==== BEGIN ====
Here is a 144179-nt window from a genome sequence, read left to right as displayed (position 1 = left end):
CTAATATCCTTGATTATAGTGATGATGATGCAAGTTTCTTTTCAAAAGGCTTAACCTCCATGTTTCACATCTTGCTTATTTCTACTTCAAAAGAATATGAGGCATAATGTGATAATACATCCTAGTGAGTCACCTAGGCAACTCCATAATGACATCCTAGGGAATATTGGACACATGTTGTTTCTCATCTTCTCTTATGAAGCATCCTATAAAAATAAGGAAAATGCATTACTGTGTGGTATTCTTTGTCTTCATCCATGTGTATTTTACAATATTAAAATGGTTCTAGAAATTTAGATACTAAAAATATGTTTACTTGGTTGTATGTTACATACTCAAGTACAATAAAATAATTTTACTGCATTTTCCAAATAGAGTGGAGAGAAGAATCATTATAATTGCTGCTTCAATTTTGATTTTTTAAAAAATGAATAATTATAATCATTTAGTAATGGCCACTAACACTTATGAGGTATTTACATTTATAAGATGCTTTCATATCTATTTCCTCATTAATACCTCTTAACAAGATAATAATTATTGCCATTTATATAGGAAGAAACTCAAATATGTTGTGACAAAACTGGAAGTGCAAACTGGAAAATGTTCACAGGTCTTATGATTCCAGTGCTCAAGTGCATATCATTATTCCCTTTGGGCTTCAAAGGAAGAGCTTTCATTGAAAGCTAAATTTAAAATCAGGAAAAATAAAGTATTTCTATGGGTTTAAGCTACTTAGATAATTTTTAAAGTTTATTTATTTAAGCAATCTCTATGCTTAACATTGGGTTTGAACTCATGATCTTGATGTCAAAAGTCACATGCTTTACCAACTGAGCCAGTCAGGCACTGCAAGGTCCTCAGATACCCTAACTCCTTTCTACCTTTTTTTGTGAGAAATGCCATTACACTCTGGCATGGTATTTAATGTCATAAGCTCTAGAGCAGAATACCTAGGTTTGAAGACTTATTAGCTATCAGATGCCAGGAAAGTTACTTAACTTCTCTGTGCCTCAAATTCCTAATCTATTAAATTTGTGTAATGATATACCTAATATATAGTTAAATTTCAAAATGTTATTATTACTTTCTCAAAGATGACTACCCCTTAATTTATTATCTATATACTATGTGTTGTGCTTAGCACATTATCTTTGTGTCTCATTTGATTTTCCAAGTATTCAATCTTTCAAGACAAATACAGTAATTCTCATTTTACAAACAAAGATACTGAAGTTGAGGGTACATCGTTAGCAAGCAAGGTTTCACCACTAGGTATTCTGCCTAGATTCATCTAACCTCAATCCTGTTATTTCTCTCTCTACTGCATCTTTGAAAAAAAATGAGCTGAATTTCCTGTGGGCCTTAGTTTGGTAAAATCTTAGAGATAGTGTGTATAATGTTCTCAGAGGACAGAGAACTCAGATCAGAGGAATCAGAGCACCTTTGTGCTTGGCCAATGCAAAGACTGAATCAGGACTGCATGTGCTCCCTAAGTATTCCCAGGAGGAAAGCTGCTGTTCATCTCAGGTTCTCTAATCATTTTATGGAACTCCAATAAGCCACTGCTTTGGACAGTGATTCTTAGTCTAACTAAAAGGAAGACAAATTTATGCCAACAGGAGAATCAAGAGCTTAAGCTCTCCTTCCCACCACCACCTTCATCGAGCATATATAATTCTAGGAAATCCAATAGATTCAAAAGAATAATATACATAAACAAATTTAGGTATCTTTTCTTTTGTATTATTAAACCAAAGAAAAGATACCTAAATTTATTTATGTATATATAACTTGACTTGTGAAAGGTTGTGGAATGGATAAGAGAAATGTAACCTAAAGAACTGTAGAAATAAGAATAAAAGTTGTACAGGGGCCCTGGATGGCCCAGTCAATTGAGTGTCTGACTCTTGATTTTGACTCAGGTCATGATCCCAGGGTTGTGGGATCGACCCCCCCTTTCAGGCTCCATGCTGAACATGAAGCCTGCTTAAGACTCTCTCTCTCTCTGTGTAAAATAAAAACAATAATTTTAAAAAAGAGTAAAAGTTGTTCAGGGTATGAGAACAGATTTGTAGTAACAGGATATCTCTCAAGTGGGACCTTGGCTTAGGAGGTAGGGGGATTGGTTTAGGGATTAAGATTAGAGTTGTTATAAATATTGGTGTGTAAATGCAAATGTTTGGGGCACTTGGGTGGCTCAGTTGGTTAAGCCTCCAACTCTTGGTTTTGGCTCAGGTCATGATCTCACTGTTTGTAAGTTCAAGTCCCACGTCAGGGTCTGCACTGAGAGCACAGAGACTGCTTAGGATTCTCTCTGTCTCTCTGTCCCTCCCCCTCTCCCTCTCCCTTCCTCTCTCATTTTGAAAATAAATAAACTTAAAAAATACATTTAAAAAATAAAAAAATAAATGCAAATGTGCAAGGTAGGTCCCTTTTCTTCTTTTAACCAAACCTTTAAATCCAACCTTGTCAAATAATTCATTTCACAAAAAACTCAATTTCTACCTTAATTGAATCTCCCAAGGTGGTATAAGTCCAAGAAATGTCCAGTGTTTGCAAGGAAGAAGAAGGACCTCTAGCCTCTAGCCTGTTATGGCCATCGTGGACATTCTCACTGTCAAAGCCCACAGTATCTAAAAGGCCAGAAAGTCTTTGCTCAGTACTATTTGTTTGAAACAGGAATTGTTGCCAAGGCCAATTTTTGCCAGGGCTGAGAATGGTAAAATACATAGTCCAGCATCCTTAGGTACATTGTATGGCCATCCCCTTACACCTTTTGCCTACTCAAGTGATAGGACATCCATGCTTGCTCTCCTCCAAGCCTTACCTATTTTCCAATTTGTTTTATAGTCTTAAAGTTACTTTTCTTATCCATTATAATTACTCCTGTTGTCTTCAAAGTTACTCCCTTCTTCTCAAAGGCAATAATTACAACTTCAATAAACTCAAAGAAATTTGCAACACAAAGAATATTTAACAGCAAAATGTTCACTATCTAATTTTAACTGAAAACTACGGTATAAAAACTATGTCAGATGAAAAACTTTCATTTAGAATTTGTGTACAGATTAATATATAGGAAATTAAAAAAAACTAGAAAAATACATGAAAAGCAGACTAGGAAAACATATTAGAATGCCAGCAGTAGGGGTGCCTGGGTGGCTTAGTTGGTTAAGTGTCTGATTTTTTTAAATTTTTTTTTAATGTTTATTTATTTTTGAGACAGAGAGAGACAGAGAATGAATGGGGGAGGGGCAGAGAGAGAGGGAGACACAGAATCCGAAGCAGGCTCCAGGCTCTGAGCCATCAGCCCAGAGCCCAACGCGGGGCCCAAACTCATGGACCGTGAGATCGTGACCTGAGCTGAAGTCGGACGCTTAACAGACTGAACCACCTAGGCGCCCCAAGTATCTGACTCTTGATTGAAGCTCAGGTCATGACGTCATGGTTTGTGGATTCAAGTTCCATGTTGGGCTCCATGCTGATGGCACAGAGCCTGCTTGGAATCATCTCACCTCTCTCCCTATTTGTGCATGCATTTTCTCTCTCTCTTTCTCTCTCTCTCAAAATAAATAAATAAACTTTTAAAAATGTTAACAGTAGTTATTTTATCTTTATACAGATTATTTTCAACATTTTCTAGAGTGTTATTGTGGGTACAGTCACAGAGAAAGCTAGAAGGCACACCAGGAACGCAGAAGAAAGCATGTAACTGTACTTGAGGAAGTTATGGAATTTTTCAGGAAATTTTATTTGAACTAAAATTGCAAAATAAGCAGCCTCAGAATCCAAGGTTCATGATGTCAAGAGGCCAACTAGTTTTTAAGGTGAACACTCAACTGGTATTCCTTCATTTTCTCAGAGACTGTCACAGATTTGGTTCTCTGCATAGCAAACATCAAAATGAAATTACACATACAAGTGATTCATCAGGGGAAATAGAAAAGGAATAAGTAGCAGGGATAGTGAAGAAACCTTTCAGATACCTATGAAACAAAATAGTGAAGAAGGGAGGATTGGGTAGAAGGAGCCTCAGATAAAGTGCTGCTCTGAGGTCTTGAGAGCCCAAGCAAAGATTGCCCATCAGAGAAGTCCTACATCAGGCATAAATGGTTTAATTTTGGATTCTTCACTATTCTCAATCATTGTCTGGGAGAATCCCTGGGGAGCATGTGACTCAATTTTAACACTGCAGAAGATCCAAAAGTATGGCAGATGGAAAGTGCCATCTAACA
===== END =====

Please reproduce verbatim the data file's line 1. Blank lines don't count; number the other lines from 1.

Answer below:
Here is a 144179-nt window from a genome sequence, read left to right as displayed (position 1 = left end):